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Community management companies oversee a significant amount of sensitive information for the HOAs they serve, especially as part of various accounting tasks. This responsibility includes managing information that has potential to become vulnerable due to more digital processes and a rising number of cyber thieves.

More Opportunity, Easier Access

Accounting systems have always contained confidential information, such as birth dates, addresses and phone numbers, banking and card account numbers, and even social security numbers. Paper processes meant that the information could be secured in lockable filing cabinets. There was limited access and few criminals interested in breaking into a community property management office for these files.

What’s changed is that putting this accounting information into the digital environment creates more opportunity for hackers to grab larger amounts of valuable data with less effort. Many community property management companies may not realize that they are at risk for data breaches. Do you have a proven strategy for securing your accounting systems and the data they hold?

Why This Risk Matters

When there is a breach and data is stolen from a community property management company’s accounting system, it’s not just frustrating or upsetting. There are serious consequences for those who have lost the data and those that were charged with protecting it. For those residents who have their data compromised, they must now struggle to get their digital and physical identities back from the fraudsters, which costs both time and money.

For the community property management company who was supposed to protect that data, the costs includes potential fines, penalties, and lawsuits. On top of that, the situation could lead to a tarnished brand reputation where HOA communities no longer want to work with that company. From there, that damage can lead other potential community clients to select a company with no data breaches.

Here are five accounting security strategies that you might consider for your company’s financial, community, and resident data:

  1. Undertake a security assessment: Security consultants are adept at uncovering any vulnerabilities in your hardware and software. Their expertise can also provide you with a customized strategy to improve your accounting systems and information technology processes. They can recommend third-party cloud storage, virus software, and how to identify and address data breaches.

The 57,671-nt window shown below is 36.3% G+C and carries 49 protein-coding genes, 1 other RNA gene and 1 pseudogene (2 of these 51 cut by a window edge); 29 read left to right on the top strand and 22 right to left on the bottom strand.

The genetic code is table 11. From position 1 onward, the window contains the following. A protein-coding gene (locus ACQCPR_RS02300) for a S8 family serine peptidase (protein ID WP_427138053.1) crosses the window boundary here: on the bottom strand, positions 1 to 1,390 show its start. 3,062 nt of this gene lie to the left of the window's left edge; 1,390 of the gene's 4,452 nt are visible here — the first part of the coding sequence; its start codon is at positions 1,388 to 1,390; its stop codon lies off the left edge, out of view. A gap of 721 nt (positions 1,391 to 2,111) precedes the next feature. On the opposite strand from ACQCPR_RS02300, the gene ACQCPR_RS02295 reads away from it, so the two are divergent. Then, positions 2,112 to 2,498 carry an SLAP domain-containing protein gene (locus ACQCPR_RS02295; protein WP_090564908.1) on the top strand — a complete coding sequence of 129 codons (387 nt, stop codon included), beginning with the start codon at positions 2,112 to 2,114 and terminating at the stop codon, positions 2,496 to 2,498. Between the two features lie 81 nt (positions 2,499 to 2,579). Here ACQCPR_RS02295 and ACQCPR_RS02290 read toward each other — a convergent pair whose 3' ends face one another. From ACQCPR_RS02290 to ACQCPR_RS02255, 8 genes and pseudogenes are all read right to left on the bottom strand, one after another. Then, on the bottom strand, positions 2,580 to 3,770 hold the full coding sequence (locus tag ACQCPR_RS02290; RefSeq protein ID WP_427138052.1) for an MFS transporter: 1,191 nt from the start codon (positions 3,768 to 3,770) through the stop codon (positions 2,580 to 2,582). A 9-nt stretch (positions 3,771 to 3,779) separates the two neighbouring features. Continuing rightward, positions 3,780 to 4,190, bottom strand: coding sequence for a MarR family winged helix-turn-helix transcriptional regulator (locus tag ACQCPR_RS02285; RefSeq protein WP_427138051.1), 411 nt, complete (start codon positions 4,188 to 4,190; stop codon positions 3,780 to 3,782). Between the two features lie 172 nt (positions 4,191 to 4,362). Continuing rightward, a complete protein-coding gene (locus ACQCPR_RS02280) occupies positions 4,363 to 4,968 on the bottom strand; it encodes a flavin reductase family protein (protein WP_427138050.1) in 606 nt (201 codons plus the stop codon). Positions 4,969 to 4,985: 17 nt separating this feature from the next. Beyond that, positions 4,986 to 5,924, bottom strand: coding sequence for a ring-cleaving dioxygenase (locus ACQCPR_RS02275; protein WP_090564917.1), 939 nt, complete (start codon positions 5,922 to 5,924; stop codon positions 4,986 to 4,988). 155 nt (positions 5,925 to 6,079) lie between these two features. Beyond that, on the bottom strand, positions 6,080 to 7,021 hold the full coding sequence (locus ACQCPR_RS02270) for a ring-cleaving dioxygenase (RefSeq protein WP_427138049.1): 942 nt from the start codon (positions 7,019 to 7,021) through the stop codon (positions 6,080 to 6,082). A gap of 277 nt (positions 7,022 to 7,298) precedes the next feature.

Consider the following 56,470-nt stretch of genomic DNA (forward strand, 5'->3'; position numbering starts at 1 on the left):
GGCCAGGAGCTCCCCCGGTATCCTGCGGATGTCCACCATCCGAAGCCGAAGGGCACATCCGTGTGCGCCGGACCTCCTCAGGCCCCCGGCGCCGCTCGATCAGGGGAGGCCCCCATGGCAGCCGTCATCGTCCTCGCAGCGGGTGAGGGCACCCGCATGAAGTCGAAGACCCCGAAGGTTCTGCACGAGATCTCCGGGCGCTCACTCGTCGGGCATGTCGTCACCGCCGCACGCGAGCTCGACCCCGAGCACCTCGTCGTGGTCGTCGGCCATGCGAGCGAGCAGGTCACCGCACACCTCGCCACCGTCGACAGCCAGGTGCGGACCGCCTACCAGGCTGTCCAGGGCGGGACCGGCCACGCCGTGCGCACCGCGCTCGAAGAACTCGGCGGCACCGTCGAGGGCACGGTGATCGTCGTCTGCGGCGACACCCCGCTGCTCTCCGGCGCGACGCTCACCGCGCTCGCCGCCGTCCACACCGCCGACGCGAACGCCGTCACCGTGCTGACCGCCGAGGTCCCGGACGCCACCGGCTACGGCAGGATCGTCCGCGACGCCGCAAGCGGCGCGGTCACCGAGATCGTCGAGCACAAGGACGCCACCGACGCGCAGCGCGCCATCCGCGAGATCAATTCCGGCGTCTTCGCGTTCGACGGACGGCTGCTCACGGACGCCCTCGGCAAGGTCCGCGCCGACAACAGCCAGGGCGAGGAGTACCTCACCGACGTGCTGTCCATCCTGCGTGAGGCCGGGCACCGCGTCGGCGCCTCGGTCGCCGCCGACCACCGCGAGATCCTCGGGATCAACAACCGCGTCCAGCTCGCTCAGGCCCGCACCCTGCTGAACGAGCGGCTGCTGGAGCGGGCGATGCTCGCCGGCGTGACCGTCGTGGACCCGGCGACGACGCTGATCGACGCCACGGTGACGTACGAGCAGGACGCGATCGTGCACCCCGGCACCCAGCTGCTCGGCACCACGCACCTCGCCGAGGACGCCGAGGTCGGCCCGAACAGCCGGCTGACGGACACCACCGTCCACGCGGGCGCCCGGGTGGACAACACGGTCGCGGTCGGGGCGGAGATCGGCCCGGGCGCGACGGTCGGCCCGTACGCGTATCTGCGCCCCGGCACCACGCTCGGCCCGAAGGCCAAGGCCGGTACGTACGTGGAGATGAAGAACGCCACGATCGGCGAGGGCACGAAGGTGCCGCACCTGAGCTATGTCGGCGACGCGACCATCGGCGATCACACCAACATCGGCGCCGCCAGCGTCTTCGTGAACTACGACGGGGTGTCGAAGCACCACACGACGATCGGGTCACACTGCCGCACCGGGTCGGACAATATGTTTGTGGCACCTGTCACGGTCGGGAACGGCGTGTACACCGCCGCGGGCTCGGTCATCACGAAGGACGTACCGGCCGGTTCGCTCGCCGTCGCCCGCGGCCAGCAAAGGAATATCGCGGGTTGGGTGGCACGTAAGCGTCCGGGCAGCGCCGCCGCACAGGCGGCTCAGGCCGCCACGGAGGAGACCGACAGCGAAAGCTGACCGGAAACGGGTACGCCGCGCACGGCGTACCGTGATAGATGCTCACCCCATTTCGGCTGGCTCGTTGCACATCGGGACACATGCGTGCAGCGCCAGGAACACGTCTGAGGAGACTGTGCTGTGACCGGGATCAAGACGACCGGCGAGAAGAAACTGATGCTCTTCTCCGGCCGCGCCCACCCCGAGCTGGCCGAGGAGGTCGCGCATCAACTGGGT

2. Improve your physical security: Since you will still have computer systems and other equipment used for accounting purposes in your office, it is important to start with the basics of knowing how to protect physical assets against theft. Have a plan in place for locking doors, keeping cables in a secure environment, and designating access to certain office equipment to minimize the risk of unauthorized access. For mobile devices potentially used for data storage, consider adding tracking software should they be stolen.
  3. Increase authentication measures: Authentication is a security strategy that helps determine if an individual accessing a device or signing into various accounts and files, is who they claim to be. While you may have a log-in and password, that is just one layer that can be easily broken into. Now, it is important to add multiple layers of authentication. This might include a two-step process with log-in and password and then a code sent to another device like a smartphone that must be entered. There is also biometric authentication, including facial or fingerprint recognition. Another benefit of using additional authentication measures is the ability to set up profiles that define different user access, such as access only to accounts payable, reports, or designated files.
  4. Implement a detailed security policy for all staff: It is important to educate all team members about security, especially any one that is part of your remote workforce. Having a policy in place that defines the do’s and don’ts will help speed up understanding and provide a formal structure for greater security when it comes to accounting data and community information. For example, the security policy should define what devices can be used, where data should be stored, and how to regularly change passwords. It can also list policies like not sharing passwords and how to address suspicious activity related to files and data.
  5. Regularly update software: Cybercriminals use older versions of software to test for vulnerabilities that they can exploit. When it comes to software updates, they most likely have not had time to study and crack those versions. The lesson here is to continually update all your software, including accounting products and virus protection. The latest versions will have the greatest ability to shut down viruses, malware, and hacker tactics designed for older software. Along the same lines, all data should be regularly backed up to protect the critical information and keep it safe from thieves.

An Information Security Partner

Innovia is here to help you navigate the best security measures to keep your accounting, community, and resident data safe. As part of a collective, we work with a number of organizations and experts.

Contact us today to find out how we can work better together.